In 1939 Ascension became important as a HF/DF radio station covering trade routes. After the United States entered World War II, an airstrip was built using a US task force to supply and augment extensive amphibious aircraft antisubmarine patrol operations ongoing from the early days of the war, it was known as "Wideawake", after a nearby colony of Sooty Terns (locally called 'Wideawake' birds because of their loud, distinctive call, which would wake people early in the morning).
The first aircraft to land on Ascension Island was a Fairey Swordfish from HMS Archer in 1942. In 1943 the United States Army Air Forces set up Wideawake Airfield, by arrangement with the British government. The airfield was abandoned at the end of the war, and fell into disuse. The Americans returned in 1956, and reopened the airfield in 1957. The runway was lengthened and widened in the mid 1960s to allow for larger aircraft. The U.S. Air Force then, and later NASA established missile tracking facilities based at Cat Hill. Although NASA usage ended in 1967, the Air Force continues its usage with several hundred personnel, mostly contractors.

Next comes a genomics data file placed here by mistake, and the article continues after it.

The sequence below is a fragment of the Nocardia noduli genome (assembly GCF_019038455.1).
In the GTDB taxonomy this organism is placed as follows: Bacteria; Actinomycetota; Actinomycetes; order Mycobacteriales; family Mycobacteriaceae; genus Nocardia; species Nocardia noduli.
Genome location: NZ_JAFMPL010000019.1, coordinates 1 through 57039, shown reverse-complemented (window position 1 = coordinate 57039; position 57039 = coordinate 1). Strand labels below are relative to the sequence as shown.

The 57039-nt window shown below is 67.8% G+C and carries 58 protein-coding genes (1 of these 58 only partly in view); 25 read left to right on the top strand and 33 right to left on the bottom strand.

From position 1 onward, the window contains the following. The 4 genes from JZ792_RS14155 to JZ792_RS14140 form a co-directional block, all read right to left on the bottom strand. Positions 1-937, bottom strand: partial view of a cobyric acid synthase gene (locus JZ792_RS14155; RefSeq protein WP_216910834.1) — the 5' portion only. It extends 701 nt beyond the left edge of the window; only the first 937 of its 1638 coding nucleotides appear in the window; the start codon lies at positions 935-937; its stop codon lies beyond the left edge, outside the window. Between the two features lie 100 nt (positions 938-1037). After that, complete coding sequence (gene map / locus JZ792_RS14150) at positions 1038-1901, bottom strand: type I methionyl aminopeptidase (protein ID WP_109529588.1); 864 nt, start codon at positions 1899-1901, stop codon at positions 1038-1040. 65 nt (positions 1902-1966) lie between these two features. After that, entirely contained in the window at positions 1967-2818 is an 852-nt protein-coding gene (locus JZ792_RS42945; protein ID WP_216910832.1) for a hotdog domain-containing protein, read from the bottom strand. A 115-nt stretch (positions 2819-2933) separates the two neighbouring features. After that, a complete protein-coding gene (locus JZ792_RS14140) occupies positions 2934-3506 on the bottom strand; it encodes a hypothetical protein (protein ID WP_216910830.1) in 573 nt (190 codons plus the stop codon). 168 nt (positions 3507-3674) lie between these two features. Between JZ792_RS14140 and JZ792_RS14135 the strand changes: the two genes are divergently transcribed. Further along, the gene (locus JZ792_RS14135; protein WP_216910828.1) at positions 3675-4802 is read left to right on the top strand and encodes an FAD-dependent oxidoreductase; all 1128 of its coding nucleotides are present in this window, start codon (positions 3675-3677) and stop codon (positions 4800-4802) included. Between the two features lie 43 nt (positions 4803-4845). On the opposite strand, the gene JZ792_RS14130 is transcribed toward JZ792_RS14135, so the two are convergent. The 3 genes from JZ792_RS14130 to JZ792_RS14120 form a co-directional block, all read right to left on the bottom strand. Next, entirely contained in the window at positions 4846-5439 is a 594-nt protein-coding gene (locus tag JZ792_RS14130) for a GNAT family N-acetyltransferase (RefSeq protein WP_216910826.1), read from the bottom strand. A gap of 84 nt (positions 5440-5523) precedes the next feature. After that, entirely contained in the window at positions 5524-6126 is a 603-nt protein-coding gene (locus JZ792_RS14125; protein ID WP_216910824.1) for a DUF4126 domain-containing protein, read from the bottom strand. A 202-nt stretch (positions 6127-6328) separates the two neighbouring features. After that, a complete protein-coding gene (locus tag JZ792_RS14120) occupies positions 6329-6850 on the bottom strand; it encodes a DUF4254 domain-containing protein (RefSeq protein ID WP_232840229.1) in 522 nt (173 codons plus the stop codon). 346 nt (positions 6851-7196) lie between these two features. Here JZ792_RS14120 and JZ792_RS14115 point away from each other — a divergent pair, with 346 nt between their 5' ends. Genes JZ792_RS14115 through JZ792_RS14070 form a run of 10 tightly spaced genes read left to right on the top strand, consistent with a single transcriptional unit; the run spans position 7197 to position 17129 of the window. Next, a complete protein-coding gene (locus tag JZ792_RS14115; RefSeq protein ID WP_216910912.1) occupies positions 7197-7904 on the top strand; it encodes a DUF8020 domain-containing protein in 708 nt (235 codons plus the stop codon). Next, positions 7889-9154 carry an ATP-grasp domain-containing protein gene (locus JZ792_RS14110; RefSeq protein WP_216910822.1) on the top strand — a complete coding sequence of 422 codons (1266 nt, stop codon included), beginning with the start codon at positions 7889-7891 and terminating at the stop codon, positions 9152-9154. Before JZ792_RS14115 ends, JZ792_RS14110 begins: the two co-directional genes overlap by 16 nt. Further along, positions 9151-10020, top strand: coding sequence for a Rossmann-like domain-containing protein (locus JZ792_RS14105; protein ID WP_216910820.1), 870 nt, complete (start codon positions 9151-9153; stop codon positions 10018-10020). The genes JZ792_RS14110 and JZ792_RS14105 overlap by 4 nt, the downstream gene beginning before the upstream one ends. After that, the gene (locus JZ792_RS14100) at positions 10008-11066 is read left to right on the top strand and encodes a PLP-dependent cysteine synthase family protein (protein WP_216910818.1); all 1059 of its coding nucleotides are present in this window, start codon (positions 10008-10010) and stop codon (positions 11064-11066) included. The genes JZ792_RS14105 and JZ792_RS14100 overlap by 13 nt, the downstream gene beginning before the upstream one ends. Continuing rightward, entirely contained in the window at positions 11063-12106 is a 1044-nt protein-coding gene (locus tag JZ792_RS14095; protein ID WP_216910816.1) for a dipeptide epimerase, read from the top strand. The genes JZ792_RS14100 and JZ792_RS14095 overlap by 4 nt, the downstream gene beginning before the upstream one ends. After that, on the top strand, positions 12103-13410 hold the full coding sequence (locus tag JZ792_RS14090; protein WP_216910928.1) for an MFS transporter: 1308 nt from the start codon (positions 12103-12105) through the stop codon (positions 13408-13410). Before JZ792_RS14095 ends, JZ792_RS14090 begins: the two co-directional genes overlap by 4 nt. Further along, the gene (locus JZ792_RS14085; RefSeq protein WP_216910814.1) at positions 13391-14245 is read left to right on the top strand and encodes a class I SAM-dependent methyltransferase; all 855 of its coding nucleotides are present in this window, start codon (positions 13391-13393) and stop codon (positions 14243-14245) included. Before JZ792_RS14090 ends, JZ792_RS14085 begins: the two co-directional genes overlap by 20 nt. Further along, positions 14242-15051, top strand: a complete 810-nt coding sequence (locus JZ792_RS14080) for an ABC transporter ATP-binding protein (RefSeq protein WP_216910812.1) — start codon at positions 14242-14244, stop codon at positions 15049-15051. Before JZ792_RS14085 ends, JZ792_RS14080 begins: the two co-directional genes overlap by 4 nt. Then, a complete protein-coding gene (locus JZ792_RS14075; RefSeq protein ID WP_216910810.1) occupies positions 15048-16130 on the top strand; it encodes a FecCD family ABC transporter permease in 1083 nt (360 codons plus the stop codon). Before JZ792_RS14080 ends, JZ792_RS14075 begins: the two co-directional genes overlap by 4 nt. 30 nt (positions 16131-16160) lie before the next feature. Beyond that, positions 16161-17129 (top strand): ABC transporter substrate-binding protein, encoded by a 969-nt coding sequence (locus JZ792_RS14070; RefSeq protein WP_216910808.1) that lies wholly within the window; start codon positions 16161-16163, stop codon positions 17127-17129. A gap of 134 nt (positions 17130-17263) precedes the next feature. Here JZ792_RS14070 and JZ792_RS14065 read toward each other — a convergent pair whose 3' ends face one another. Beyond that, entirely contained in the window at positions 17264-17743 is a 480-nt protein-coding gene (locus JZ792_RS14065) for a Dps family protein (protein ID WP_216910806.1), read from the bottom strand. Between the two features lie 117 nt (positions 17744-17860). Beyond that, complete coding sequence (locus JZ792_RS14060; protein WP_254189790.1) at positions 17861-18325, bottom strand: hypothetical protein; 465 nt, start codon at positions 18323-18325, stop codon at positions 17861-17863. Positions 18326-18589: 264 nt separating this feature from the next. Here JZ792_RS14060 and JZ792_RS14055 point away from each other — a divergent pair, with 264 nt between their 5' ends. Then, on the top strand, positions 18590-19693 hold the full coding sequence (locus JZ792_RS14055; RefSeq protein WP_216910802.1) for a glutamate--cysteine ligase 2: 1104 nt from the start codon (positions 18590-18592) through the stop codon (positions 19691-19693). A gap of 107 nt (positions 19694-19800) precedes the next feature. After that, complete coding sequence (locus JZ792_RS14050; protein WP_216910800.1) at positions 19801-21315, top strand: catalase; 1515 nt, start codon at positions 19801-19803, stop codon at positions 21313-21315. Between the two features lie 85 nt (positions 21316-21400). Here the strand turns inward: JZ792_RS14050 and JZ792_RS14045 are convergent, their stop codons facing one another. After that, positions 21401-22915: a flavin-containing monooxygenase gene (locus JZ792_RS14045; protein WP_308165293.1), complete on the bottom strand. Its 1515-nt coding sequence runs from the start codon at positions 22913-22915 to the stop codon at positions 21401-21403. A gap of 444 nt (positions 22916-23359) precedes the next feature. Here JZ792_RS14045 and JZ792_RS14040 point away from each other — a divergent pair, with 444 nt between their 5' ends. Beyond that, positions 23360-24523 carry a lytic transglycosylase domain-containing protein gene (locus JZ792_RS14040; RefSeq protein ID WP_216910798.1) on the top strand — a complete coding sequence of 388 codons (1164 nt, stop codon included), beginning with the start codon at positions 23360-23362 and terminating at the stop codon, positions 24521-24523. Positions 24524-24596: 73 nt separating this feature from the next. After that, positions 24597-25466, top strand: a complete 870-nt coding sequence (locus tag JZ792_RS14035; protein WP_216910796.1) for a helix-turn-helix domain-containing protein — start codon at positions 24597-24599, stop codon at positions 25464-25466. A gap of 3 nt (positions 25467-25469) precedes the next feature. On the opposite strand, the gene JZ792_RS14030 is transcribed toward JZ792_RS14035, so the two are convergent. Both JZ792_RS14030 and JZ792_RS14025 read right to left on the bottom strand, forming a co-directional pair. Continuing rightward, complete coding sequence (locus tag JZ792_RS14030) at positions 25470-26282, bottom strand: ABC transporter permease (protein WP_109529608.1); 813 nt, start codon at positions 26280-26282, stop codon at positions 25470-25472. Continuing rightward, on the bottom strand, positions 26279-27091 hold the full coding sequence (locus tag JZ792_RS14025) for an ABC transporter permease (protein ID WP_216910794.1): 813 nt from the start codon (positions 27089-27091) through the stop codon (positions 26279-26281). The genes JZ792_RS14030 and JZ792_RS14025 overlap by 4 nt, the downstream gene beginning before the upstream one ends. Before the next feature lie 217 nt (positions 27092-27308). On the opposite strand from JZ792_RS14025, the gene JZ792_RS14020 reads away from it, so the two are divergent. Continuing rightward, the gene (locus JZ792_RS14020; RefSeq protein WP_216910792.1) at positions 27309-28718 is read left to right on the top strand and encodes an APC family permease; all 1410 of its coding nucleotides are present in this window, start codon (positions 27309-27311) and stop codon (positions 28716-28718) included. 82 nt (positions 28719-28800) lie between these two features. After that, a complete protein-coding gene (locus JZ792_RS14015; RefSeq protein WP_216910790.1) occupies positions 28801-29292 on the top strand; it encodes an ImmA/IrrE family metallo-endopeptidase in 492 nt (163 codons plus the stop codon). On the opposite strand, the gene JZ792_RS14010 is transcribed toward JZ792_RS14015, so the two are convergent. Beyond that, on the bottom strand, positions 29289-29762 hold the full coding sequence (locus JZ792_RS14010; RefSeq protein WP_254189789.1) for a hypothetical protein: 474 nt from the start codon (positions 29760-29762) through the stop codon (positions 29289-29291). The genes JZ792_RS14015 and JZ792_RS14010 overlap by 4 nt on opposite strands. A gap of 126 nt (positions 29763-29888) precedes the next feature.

RAF Ascension Island was re-garrisoned by the RAF in 1982 and used extensively as a staging base during the Falklands War. Operation Black Buck, the long range bombing raid, was carried out from there. The base continues this staging post role for the Falkland Islands, for both the RAF and the United States Air Force.
RAF TriStar refuelling at Ascension during a stop en route to the Falkland Islands.
The station comes under the overall jurisdiction of the Commander British Forces South Atlantic Islands, an officer of one-star rank. As of 2013, this has been held by Air Commodore Russ LaForte. The RAF base on Ascension Island is run on a day-to-day basis by around nineteen RAF personnel, headed by a Wing Commander.
The RAF presence on Ascension is backed up by United States Air Force personnel, who contribute a similar number of service personnel to ensure the effective running of the station, under the command of Captain Eduard Rodriguez, who is responsible to the RAF Station Commander.